I have to admit, I got caught in the story and I enjoyed the ride! There are a lot of characters and it is somewhat confusing keeping them all straight, but in the end they all end up--sorry, not going to tell you, but it all comes together in the end. This story is fantastical and so when you begin reading you need to just sit back and enjoy the fun. Don't get caught up in everything that couldn't possibly happen, just let the book take you for an entertaining ride. And don't let the title scare you away. Gotcha is the name of the city, and there is a gas station nearby. That is all you need to know.
I enjoyed this book. It is very different from what I have been reading, and it was a fun change of pace. I would recommend it. The writing style can be a bit confusing at times, but it's not hard to get right back on track. Mr. Banak and Mr. Weimer have big imaginations and the story has so many twists and turns you have to hold on tight so you don't go flying!
Rating: PG (No language or "physical intimacy" scenes. There is no real violence, just pure craziness.)
Recommenation: 12 and up. Not because of anything bad, just because I know my ten year-old doesn't have a clue about Roswell, New Mexico or Area 51, and I know he doesn't know what a deed is. I think at 12 years-old it will be easier to understand. I think this age group will really enjoy this book.
Disclaimer: I did receive a free copy of this book in return for this review. That, however, does not sway me to give a positive review. I always give my honest opinion.
Tuesday, October 4, 2011
City of Glass (The Mortal Instruments Book Three) by Cassandra Clare
(Summary taken from inside the book jacket) "To save her mother's life, Clary must travel to the City of Glass, the ancestral home of the Shadowhunters--never mind that entering the city without permission is against the Law, and breaking the Law could mean death. To make things worse, she learns that Jace does not want her there, and Simon has been thrown in prison by the Shadowhunters, who are deeply suspicious of a vampire who can withstand sunlight. As Clary uncovers more about her family's past, she finds an ally in mysterious Shadowhunter Sebastian. With Valentine mustering the full force of his power to destroy all Shadowhunters forever, their only chance to defeat him is to fight alongside their eternal enemies. But can Downworlders and Shadowhunters put aside their hatred to work together? While Jace realizes exactly how much he's willing to risk for Clary, can she harness her new found powers to help save the Glass City--whatever the cost?"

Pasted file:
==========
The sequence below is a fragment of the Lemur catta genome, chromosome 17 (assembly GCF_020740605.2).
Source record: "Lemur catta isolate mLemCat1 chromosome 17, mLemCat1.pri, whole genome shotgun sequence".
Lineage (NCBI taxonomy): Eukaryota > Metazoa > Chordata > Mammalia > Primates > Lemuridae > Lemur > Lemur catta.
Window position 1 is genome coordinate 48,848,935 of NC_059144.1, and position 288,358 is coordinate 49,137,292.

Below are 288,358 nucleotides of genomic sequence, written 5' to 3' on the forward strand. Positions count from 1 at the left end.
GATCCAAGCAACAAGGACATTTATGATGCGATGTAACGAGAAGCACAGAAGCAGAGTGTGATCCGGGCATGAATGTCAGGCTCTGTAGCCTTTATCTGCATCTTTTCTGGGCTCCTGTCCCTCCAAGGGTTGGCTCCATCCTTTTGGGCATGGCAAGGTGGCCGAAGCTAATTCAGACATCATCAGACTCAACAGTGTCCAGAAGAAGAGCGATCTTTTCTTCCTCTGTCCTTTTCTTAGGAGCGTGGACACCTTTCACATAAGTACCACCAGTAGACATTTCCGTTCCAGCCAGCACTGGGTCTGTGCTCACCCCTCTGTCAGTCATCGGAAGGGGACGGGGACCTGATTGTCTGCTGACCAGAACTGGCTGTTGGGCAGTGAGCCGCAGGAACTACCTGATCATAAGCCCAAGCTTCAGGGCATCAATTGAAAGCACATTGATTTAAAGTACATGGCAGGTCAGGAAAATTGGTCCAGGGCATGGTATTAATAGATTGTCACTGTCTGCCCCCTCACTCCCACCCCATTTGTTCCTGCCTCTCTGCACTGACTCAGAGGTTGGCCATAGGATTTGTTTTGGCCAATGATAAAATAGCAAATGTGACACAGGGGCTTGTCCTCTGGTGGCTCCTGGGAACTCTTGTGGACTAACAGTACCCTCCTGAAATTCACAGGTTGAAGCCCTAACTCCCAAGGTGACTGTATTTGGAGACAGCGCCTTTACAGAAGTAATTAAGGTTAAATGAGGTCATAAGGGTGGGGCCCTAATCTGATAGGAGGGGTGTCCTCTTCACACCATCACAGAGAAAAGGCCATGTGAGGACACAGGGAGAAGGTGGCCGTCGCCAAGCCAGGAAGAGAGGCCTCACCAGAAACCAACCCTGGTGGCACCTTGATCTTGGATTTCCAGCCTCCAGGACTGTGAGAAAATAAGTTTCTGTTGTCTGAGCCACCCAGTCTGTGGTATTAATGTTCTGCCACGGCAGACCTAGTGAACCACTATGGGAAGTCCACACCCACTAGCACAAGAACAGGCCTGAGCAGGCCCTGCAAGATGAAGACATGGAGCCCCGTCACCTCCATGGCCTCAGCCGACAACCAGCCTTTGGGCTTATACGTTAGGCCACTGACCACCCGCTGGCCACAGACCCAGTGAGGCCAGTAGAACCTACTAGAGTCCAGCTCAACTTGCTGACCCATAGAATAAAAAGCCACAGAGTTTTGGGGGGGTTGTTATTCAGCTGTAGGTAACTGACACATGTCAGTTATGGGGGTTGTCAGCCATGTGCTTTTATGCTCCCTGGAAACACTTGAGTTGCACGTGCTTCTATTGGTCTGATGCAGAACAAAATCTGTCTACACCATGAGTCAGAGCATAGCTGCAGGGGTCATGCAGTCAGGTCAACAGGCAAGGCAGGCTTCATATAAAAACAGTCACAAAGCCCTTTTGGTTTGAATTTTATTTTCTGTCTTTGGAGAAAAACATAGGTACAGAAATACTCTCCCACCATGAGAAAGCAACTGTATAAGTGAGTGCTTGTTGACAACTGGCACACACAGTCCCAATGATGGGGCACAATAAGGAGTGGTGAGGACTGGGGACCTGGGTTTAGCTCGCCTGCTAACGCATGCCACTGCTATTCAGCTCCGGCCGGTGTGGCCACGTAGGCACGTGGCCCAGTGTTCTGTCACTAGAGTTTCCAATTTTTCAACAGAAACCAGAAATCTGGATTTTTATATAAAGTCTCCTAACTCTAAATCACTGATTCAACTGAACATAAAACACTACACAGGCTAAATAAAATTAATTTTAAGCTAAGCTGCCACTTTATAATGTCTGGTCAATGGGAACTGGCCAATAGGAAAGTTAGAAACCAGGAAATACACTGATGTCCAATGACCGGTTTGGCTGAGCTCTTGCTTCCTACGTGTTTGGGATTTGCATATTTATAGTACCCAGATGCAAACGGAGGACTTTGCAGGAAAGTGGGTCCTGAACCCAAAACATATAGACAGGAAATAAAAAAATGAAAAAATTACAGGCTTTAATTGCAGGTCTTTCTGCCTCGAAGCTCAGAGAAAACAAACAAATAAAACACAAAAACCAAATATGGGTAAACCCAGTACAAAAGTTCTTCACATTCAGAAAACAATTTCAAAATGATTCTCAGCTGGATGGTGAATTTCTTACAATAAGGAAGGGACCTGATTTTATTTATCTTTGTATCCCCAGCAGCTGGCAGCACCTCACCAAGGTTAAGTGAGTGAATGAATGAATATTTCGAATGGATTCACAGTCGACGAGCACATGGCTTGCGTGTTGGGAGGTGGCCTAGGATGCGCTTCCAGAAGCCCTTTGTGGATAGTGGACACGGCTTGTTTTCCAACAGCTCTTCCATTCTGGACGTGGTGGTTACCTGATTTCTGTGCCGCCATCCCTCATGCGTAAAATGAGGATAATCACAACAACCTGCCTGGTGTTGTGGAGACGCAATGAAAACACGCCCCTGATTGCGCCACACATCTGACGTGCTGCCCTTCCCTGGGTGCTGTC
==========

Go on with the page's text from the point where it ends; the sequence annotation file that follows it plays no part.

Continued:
I was so excited to read this book--and it definitely met my high expectations. It was a little predictable, but I didn't care. This book actually took longer for me to get into than the first two did, but once they got to Idris I was, once again, hooked. I did get a small whiff of "Twilight" in this book, which was a little disappointing. Clary started to sound like Bella for a minute, whining and confused between best friend and who she really wanted to be with, which is gross since it's her brother. In the end, though, she found her strength and independence and got over it. It's a fast easy read, which is always fun. I think Ms. Clare's writing style is captivating and it always puts me right in the action. There is suspense, action, romance, betrayal, fighting, long lost friends, new found alliances, and lots more. If you have read the first two you will definitely want to read this one! I really enjoyed it. Bring on Book Four!!